After his foreword; Charles proceeded to introduce the two guest panelists, joining him on the dais – Ralph Eggleston, and Paul Felix.  While you may not recognize the names, I am sure you will be acquainted with their works.  These are two truly talented artist.

Ralph’s filmography includes such Pixar productions as:
·   Up (2009 - Art Director)
·   WALL-E (2008 - Art Director / Production Designer)
·   The Incredibles (2004 - Art Director)
·   Finding Nemo (2003 - Production Designer)
·   Monsters, Inc. (2001 - Visual Development / Story)
·   For the Birds (2000 - Director / voice of Bird)
·   Toy Story (1995 - Art Director)

Paul worked in animation at the Disney Channel, his credits include such programs as:
·   Aladdin (TV series)
·   The Little Mermaid (TV series)
·   Darkwing Duck (TV series)
·   TaleSpin (TV series)
And in Features Animation at Disney, his credits include:
·   Winnie the Pooh (2011 - Art Director)
·   Bolt (2008 – Art Director)
·   Lilo & Stitch (2002 – Production Designer)
·   Brother Bear (2003 - Visual Development Artist)
·   The Emperor's New Groove (2000 – Production Designer)
·   Tarzan (1999 - Principal Location Designer)
·   Mulan (1998 - Character Designer/Visual Development) 

Charles started the session, talking about some of Tyrus’ inspiration as an artist, and show some slides of the Chinese art.  This is where writing becomes difficult; it is a challenge to describe for you the breath taking images that appeared on the screen throughout this session.  I have always been a fan of the Oriental art forms, there is, for me, a natural serenity in the images portrayed, images that emphasize nature and the environment and minimize the importance or dominance of humankind in nature.  Charles went on to display some of Tyrus’ drawings, and any attempt by me to sufficiently describe these works, would be feeble at best.  While these images that, at first blush, may appear to be simple and lacking in detail, they are full of color, depth, and action, with your eye draw right to artist’s desired location in the frame.  It is a truly amazing talent and even more amazing to me, the effect on one’s mind as you observe these creations.  But, instead of this meager attempt to describe this man’s art, I’ve managed to find a web link for Tyrus Wong images where you can see it for yourself.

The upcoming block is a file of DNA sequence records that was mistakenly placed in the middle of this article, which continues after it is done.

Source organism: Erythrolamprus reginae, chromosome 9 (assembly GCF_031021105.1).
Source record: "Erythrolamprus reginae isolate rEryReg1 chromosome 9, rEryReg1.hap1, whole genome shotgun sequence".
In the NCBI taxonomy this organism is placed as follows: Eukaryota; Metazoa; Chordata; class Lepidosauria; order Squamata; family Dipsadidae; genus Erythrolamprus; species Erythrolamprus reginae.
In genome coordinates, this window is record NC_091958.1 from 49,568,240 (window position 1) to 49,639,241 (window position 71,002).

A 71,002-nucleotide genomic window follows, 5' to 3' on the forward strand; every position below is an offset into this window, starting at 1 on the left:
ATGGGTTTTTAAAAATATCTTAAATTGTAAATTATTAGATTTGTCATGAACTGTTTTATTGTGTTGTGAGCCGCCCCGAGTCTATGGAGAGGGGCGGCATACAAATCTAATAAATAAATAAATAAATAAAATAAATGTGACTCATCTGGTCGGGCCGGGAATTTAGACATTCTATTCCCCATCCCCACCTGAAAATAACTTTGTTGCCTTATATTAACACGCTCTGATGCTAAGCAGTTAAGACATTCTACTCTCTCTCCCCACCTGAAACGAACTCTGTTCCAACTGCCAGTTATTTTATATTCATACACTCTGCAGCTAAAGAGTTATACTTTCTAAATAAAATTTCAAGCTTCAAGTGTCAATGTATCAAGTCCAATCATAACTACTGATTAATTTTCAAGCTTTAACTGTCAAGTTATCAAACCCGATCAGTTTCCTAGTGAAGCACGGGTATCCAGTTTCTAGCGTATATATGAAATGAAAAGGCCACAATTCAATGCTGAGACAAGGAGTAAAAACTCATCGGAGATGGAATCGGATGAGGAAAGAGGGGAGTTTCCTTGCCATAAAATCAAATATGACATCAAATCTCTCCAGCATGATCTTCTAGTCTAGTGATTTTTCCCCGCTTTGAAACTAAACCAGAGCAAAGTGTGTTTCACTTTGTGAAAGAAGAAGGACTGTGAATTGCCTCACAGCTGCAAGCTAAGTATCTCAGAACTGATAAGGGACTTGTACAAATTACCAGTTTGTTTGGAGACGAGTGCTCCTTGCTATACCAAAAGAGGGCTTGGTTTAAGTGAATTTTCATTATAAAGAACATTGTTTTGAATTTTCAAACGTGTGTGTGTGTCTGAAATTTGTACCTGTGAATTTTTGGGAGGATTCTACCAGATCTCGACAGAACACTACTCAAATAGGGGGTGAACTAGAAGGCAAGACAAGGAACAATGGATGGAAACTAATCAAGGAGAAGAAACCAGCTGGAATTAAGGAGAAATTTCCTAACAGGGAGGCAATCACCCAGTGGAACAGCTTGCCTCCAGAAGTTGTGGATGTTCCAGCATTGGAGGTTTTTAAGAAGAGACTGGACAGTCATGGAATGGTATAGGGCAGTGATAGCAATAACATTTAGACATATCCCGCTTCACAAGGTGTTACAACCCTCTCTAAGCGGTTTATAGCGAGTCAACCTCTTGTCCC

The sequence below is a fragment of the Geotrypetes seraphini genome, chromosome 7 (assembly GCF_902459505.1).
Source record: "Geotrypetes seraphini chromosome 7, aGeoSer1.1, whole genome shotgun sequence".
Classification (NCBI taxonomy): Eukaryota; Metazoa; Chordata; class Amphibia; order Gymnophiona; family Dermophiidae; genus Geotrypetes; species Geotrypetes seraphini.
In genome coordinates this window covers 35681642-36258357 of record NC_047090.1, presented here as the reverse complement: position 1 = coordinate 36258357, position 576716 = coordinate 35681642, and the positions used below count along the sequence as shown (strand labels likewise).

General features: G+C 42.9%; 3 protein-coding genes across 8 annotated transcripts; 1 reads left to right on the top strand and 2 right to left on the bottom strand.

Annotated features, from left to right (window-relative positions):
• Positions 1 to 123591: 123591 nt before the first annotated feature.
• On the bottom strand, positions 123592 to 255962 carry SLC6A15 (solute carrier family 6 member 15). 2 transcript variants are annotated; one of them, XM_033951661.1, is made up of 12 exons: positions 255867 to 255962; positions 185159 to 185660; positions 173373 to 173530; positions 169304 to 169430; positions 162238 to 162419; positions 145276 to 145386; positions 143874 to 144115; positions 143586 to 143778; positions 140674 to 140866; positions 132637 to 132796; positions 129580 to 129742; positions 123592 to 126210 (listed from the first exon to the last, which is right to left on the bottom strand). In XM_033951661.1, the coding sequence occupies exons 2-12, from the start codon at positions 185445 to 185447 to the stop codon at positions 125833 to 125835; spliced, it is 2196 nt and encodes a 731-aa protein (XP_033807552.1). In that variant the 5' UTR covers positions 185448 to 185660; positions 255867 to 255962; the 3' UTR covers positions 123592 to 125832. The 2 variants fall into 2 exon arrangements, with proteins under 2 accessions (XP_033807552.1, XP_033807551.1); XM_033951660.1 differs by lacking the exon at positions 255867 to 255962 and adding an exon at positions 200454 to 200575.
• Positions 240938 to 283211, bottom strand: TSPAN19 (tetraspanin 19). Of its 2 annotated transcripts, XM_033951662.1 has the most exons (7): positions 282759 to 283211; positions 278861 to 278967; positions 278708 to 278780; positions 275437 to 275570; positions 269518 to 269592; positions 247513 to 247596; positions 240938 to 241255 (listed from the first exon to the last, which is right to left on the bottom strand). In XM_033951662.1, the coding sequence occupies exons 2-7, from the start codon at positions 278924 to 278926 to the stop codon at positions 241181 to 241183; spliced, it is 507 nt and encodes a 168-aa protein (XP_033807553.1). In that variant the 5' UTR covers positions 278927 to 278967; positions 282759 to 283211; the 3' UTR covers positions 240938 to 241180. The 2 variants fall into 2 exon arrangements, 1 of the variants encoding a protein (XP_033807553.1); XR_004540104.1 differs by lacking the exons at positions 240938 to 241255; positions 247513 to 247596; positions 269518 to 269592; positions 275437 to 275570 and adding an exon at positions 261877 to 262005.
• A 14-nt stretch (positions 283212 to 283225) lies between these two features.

As the presentation proceeded, Ralph and Paul both spoke of Tyrus’ use of color (warm and cold) and framing a scene to perfection with the use of voids and negative space.  They have both been inspired by Tyrus in their own art, and display examples of where they were inspired.  Ralph even relate how he, and his director of photography on Finding Nemo, made many Xerox copies of Tyrus’ Bambi drawings and hung this all round their office.  They were not sure how they were going to show their underwater world, and studied these Bambi drawings trying to figure out how Tyrus conveyed his images.  Ralph then show us some of his drawings and clips from Nemo, demonstrating how he tried (quite successfully IMO) to emulate Ty’s work.  Paul showed us some of his work, including a watercolor of his from Lilo and Stitch.  Charles pointed out how, when using watercolors or pastels, one wrong stroke and you have to start over.  These are not easy mediums to work in, and again, these are two truly talented artists, as well as the amazing Tyrus Wong.

I believe I have said this before, but it bears repeating;  I now watch animated features and cartoons with a completely new appreciation, know the real effort and talent it takes to bring them to us.

Your comments or questions are always welcome.  If you have a correction or something you think I should look at in my research, please feel free to contact me at